Mitigation of the Urban Heat Island Effect by self-cooling Concrete Pavers

Maria Barthel, Wolfram Schmidt, Hans-Carsten Kühne


Worldwide an increasing migration from rural to urban regions can be observed. Hence cities are growing and as a result the building density and the land sealing rise. Concrete as commonly used building material in urban structures provides a high heat storage capacity. Therefore the microclimate in cities has become warmer than in the surrounding areas. This phenomenon is called Urban Heat Island Effect. To mitigate this situation a large scale application of self-cooling concrete pavers is an approach to reduce the urban heat island effect. Making use of evaporation enthalpy, this new type of pavements counterbalances the absorption of solar radiation and the subsequent transfer of heat to the surrounding environment. The typical double-layer structure of concrete paving stones can be maintained. The mass concrete acts as a water storage layer and is covered by a permeable face concrete. As the different requirements of these layers demand different concrete mixtures, they are developed and optimised for their respective functions. This paper presents some suitable no-slump concrete mixtures that combine a sufficient compressive strength as well as good water transportation properties for the above mentioned approach.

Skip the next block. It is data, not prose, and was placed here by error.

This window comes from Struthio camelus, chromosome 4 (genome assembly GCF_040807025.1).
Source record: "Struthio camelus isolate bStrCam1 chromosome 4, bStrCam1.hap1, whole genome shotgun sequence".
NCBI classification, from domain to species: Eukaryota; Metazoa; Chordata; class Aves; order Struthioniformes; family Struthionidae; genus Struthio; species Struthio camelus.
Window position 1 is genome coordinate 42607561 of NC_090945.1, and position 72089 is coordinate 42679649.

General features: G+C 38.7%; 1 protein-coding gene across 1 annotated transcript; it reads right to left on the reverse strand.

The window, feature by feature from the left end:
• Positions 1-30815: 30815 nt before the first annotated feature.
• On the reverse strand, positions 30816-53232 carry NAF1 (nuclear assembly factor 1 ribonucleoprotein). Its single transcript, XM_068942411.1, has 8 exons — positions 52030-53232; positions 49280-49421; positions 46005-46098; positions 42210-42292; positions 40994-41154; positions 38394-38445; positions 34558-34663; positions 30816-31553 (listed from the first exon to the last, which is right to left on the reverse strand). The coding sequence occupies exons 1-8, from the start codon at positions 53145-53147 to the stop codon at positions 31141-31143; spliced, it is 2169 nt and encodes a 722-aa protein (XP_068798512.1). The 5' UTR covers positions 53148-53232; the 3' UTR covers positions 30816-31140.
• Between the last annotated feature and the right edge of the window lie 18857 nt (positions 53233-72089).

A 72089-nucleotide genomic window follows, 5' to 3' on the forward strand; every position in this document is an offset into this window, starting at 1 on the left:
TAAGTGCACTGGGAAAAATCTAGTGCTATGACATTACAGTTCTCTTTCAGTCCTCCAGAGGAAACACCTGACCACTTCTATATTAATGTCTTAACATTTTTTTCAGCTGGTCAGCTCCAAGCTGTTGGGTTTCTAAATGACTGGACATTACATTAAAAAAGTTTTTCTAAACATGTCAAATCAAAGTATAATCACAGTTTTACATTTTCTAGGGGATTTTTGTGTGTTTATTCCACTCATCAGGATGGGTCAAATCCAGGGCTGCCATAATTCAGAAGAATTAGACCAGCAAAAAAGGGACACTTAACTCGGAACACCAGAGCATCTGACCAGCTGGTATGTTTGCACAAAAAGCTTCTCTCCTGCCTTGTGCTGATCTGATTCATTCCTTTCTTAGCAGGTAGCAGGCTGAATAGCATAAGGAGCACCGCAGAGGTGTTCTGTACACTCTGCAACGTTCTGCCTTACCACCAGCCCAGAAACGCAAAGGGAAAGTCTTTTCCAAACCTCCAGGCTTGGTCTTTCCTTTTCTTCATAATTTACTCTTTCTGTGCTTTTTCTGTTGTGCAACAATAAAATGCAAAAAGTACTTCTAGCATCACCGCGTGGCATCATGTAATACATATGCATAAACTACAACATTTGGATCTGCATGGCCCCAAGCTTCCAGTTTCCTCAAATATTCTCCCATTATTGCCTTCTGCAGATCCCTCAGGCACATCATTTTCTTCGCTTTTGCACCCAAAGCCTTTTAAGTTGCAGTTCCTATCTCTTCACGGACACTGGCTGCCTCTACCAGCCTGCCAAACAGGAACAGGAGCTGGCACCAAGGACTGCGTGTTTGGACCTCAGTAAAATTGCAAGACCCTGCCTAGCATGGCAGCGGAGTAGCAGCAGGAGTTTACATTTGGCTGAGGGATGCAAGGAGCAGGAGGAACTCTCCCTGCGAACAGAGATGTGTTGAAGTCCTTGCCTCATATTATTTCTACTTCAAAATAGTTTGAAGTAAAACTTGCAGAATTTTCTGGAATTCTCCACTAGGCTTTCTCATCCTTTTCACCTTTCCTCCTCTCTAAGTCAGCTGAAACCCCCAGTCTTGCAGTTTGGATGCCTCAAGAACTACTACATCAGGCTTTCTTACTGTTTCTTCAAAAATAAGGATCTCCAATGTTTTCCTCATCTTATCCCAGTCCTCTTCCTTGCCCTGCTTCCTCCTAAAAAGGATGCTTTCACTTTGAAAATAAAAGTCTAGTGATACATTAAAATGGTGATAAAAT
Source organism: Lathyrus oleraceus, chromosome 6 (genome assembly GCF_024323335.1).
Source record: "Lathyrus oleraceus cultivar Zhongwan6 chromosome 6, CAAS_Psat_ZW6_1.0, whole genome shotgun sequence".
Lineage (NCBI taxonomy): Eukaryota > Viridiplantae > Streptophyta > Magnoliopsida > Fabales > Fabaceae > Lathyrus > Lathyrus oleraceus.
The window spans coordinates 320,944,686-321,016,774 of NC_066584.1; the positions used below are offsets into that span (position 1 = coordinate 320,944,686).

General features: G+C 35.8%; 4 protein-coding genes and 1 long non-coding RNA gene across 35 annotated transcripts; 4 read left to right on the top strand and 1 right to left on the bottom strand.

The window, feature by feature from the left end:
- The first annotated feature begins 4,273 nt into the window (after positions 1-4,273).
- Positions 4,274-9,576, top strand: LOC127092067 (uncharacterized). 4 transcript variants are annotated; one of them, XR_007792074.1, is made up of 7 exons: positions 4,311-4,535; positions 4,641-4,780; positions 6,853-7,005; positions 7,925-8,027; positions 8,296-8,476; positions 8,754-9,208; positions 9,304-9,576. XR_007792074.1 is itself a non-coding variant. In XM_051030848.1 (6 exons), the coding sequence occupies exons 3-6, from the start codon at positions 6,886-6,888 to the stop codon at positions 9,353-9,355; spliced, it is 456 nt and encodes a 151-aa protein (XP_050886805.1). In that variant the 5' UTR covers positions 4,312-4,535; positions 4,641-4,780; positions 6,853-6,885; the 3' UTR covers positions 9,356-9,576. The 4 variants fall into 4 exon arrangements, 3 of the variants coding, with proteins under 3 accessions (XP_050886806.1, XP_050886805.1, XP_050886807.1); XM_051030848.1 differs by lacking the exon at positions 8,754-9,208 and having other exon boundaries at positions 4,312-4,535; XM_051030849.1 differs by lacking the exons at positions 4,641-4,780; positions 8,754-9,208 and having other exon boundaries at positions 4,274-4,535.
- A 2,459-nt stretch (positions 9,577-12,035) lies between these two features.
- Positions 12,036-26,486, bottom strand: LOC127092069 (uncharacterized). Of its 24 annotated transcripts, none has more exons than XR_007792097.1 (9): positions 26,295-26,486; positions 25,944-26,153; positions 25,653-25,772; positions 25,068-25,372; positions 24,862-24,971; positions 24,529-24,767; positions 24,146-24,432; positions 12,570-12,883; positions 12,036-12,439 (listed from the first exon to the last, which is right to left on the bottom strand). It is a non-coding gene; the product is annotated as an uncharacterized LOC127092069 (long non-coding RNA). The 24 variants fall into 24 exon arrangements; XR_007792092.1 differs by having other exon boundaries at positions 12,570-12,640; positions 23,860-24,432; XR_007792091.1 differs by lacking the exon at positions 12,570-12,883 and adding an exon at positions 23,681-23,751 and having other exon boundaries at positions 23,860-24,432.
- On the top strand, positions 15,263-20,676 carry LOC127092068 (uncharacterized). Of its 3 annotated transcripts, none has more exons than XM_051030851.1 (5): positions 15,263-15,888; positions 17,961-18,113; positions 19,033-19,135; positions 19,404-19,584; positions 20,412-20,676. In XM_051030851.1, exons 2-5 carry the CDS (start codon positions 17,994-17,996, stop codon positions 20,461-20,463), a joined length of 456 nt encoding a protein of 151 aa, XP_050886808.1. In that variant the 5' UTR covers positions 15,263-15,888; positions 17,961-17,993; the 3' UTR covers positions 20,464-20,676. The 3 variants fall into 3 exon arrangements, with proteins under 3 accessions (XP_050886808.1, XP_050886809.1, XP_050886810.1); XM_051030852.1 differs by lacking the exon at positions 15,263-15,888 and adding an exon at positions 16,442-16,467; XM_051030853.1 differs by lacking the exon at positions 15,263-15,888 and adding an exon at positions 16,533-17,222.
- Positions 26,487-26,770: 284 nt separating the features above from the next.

Full Text: PDF
Download the IISTE publication guideline!

To list your conference here. Please contact the administrator of this platform.

Paper submission email:

ISSN (Paper)2224-5790 ISSN (Online)2225-0514

Please add our address "" into your email contact list.

This journal follows ISO 9001 management standard and licensed under a Creative Commons Attribution 3.0 License.

Copyright ©